Tuesday, August 17, 2010

No animals...remember?

So, the cows are doing marvellously, and our learning curve has been steep. Surprisingly, cattle dont' take that much to care for. Aside from a vet bill for some Ivermec (which we later discovered we could have purchased at the TSC Store and applied ourselves) and the evening grain ration - they mostly keep to themselves and pasture amongst the rolling hills.

I joke that we got them only to improve the view.
The Highlands are very docile, and while it took me a few weeks to get used to their horns, I have become accostomed to them. I do use a "sherpherd stick" when I am in with the herd, but tend to use it more as they use their horns. To say "out of the way please" or "back off, I am not giving you any of this". They seem to respect my "horns", even though they are in the form of an old maple branch with a knotty end.
When we went to the feed store to ask for "cattle feed", everyone had a good chuckle. Which was fine, because we laughed too. They were very helpful, and we not give a mix each night of grains and corn screenings, with a little diatomaceous earth mixed in for good measure.
I can stand down by the barns and whistle, and all 8 cattle come running like dogs over the hill. Actually, they are better trained than the dogs, as when I whistle for the dogs they tend to run the opposite way.
I am still not sure if they were a good purchase, but as a starter herd for two city kids who are trying their hand at farming, they are a perfect breed. Whether we keep them or not remains to be seen.
Now...I think we need some chickens. Since the no animal rule has been broken, what's the harm?

Sunday, August 15, 2010

Honey Do

I remember when we used to go looking for a farm, and we would drive past farm houses for hours. As we drove along, I would often comment "If those folks painted that house it would look so great", or "I wonder why they don't fix that fence? It would look so much better if they did".

If only I knew then what I know now!

The "TO DO" list is never done. At last count, our To Do list had 57 items on it, everything from fixing fencing, building chicken coops, and repairing the cattle barn roof to such sundry items as finally finding the time to dehead my tulips! It seems that every time I turn around, another "To Do" pops up.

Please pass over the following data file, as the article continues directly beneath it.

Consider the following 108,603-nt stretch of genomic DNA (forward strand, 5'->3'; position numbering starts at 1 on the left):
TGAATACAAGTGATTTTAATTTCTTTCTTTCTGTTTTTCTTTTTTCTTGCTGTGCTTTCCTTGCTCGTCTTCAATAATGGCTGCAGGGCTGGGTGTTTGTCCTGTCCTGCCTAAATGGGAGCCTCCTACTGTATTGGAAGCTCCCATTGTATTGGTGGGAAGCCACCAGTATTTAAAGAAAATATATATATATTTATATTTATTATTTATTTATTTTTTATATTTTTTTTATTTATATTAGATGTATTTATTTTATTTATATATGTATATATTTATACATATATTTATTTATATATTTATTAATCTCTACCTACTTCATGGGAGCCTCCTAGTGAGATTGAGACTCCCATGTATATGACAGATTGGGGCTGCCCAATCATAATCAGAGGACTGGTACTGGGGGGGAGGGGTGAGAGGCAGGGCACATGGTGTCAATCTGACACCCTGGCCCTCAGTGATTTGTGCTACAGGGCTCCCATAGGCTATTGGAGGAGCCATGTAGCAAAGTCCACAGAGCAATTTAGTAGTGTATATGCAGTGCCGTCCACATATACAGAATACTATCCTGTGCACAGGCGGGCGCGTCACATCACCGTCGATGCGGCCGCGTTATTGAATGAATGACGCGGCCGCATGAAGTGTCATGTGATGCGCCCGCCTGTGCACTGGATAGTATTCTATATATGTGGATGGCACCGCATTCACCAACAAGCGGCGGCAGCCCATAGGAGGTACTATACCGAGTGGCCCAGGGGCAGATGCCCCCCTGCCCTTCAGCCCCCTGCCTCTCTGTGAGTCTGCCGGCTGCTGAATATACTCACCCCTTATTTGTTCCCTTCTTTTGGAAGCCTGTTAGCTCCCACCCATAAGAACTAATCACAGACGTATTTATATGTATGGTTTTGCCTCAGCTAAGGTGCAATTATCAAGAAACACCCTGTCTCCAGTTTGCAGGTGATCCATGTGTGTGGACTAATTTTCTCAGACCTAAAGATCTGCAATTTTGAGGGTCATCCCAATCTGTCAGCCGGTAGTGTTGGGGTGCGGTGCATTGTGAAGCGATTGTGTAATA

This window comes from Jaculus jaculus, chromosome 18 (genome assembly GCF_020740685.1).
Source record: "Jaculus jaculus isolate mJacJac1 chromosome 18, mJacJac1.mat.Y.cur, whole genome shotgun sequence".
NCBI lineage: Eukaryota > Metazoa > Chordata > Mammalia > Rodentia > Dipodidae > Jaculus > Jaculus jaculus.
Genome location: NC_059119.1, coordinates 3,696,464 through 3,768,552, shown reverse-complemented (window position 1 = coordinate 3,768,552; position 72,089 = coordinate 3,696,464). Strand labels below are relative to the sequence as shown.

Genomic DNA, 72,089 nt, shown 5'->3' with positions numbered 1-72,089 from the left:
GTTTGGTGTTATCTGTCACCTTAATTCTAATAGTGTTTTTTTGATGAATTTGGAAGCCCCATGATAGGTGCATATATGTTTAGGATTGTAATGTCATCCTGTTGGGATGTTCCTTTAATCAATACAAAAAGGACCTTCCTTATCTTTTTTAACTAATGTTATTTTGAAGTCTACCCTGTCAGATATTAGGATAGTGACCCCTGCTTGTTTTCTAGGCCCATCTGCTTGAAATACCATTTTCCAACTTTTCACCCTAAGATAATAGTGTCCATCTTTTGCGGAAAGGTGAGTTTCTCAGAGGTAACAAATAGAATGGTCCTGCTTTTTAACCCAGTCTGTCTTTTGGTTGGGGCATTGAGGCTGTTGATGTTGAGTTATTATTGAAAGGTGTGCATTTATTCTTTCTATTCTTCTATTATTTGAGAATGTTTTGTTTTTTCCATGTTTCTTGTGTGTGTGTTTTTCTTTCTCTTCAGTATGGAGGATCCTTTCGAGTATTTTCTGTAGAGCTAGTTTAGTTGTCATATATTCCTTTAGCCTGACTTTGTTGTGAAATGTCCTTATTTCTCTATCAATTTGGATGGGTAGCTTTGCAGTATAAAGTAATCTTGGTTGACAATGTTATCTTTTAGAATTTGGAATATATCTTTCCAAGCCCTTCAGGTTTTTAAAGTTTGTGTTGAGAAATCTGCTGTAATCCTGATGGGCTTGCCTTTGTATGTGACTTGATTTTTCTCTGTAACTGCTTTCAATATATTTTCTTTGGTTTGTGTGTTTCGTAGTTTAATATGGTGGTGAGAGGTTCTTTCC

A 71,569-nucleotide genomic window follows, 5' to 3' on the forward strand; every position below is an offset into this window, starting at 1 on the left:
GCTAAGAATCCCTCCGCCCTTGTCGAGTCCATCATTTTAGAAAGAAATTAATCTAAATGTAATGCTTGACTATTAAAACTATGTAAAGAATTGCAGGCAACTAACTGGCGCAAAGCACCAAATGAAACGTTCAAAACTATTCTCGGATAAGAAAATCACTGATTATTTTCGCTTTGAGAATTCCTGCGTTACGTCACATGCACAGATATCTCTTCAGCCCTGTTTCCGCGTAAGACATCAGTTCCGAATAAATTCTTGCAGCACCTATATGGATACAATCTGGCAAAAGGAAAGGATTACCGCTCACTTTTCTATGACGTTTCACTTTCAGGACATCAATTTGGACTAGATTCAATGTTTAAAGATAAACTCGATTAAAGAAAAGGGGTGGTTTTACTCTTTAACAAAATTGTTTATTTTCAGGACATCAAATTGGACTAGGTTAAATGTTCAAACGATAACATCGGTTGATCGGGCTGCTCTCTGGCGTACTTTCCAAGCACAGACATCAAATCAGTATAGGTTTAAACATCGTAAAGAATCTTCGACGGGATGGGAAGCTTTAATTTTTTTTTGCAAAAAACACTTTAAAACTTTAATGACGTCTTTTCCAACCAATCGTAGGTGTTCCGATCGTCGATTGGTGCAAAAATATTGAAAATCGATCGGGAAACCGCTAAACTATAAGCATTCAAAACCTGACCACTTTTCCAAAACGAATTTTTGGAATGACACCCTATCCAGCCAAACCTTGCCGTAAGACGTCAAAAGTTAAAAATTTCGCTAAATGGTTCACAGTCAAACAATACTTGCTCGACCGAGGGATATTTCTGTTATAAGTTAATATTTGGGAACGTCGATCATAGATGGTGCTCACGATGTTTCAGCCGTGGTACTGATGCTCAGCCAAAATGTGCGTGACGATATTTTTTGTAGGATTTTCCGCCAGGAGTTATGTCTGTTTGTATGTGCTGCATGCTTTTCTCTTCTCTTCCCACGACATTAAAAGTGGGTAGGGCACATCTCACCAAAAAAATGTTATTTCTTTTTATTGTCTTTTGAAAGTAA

And so you begin to prioritize. Certain items go on "next years" list, some items go on the "winter list" and you begin to tackle the items that need doing immediately.

The trouble is that between us, we often have differing opinions of what can wait, and what can't. I don't understand why it is that the man cave garage needs to be cleaned out immediately, but then again - since it is said man that is doing most of the work I suppose I should let him put that one top of the list.

Wednesday, August 11, 2010

No animals for one year

That was the agreement. One full year of no farm animals, and then we would carefully choose what to get into.

But that was before the train ride.

In the beginning, it seemed rather romantic. We won a trip for two via train, from one large city centre to another several hours away. By car, it would be an 8 hour trip. By train? It was 11 hours. I know I am terrible at math, but I am still unable to figure that one out.

Regardless, it was a terribly long train ride, and would have been completely unbearable but not for the free rum and cokes, and the complimentary internet access.

So we sat, drinks in hand and used our iphones to surf Kijiji. 6 hours in, we began to run out of things to look for, and so our searches turned to livestock.

"how about a goat?" , "look at this cute pig" and then...

There they were. A small herd of Highland Cattle.

We had always said we wanted Highland Cattle. There was something majestic about their long horns and shaggy coats. But we knew nothing about cows or the keeping of them.

Still, and email wouldn't hurt. With a lowball offer, just to see - right?

We are now cattle farmers. Funny how that no farm animal rule went out the window. I blame the train.

Tuesday, August 3, 2010

The price of hay

We had a lot to learn about hay it seems. Those seemingly similar round bales are actually quite different than one another.

Round bales are measured in feet- in our area a 4 foot round is the preferred choice. While square bales do pack into a barn more readily, round bales tend to last longer as they are packed tighter.

The makeup of hay greatly increases it's value. Timothy hay with a mix of clover, alfalfa and leguemes being the prefered choice. Straw, the leftover stalk of a grain, is worth less but is useful for bedding and cheap feed.

So how much is hay worth? In our area a 4 foot round bale brings about $30 - our 48 acres gives us about 50 round bales, seems like a lot of work for $1500! However it's valuable feed for livestock.